## anonymous 5 years ago how do i solve these kinds of problems? x 3/2 = 64

1. anonymous

on my paper it looks like x with exponent 3 and exponent 2 = 64.... not sure how to put that on here

2. asnaseer

$x^{\frac{3}{2}}=64$is that right?

3. anonymous

yes

4. asnaseer

ok, firstly note that $$x^{\frac{1}{2}}$$ means square root of x

5. anonymous

ok

6. asnaseer

so if we square both sides we get:$(x^{\frac{3}{2}})^2=64^2$therefore:$x^3=64^2$

7. asnaseer

now:$64=2^6$

8. asnaseer

so we can write this as:$x^3=64^2=(2^6)^2=2^{12}$

9. anonymous

wait i got confused, let me look at what you put

10. asnaseer

ok

11. asnaseer

I am using the rule:$(x^a)^b=x^{ab}$

12. anonymous

why is 64 squared 2 to 6th and not just 8?

13. asnaseer

$64=2^6$therefore:$64^2=(2^6)^2=2^{12}$

14. asnaseer

do you understand?

15. anonymous

no. 'im still trying to understand the squared part

16. asnaseer

ok, you agree:$64=2^6$

17. anonymous

ok

18. asnaseer

so we can substitute $$2^6$$ where ever we see 64. so we can write:$64^2=(64)^2=(2^6)^2=2^{12}$

19. asnaseer

making sense?

20. anonymous

sort of

21. anonymous

i mean i understand the substituting part but i still dont understand the 64 squared = 2 to the 12th

22. asnaseer

are you familiar with the rule:$(x^a)^b=x^{ab}$

23. anonymous

yes

24. anonymous

but i just learned it, not a pro yet

25. asnaseer

:)

26. asnaseer

ok, lets try a different approach...

27. anonymous

ok, im sorry and thank you for being patient with me

28. asnaseer

$64=2^6$so we can write:$64^p=(64)^p=(2^6)^p=2^{6p}$

29. asnaseer

in our case p=2

30. asnaseer

we could also have written it as:$64=8^2$therefore:$64^2=(8^2)^2=8^4$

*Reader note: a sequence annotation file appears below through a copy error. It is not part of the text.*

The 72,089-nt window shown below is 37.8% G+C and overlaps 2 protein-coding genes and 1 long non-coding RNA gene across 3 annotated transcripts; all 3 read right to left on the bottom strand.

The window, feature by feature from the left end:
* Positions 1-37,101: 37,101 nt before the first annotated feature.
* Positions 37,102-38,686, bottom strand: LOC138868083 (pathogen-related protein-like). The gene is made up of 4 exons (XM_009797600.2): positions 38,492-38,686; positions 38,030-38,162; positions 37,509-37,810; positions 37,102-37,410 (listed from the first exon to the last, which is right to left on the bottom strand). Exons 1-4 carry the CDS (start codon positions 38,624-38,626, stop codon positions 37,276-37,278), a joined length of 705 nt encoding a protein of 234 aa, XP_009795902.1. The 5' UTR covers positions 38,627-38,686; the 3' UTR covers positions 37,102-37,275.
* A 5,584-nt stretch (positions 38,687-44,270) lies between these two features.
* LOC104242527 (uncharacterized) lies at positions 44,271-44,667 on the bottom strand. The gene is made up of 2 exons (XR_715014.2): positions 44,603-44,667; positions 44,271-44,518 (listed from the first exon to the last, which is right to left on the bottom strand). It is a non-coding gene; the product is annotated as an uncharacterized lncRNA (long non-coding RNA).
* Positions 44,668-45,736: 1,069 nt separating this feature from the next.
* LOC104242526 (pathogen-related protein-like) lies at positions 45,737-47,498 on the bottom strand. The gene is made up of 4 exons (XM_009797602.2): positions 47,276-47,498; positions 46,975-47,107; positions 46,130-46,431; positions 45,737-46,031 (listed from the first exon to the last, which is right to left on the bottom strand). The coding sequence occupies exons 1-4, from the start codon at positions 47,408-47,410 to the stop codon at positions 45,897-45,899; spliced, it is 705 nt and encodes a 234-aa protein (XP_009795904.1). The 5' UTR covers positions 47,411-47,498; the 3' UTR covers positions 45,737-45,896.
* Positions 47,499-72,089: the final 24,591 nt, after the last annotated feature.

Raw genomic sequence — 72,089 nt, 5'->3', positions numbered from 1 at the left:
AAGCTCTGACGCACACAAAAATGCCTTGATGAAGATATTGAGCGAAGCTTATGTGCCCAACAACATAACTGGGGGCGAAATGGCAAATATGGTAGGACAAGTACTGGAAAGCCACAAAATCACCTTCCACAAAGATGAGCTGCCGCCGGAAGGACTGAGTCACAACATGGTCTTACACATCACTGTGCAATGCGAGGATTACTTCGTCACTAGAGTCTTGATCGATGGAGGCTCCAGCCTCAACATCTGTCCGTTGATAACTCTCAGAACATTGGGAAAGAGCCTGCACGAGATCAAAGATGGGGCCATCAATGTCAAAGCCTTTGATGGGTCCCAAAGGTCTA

31. asnaseer

and then used:$8=2^3$therefore:$64^2=8^4=(8)^4=(2^3)^4=2^{12}$

32. anonymous

aha, and 8 to the 4th is the same as 2 to the 12th....ok got it now

33. asnaseer

yes - well done - I think the fog is beginning to clear :-)

34. asnaseer

ok, so lets review our last step...

35. anonymous

ok

36. asnaseer

we got to:$x^3=64^2=(2^6)^2=2^{12}$this should now be clear - yes?

37. anonymous

yes

38. asnaseer

ok, so next we take cube roots of both sides to get:$(x^3)^{\frac{1}{3}}=(2^{12})^{\frac{1}{3}}$therefore:$x=2^4=16$

39. anonymous

hold on..

40. anonymous

ok, i was doing the calculating to follow along with you

41. asnaseer

no problem - the main thing is to ensure you understand the concepts

42. anonymous

yes well you explained it great, thanks

43. asnaseer

you are very welcome. is it all clear now or did you want more explanation?

44. anonymous

i think i got it now, i was just stuck on the squared part. makes sense now. Thank you very much

45. asnaseer

ok - I'm glad I was enable to assist you in your mathematical quest :p - all the best...

46. asnaseer

*able (not enable)

47. anonymous

gotcha... thanks again :)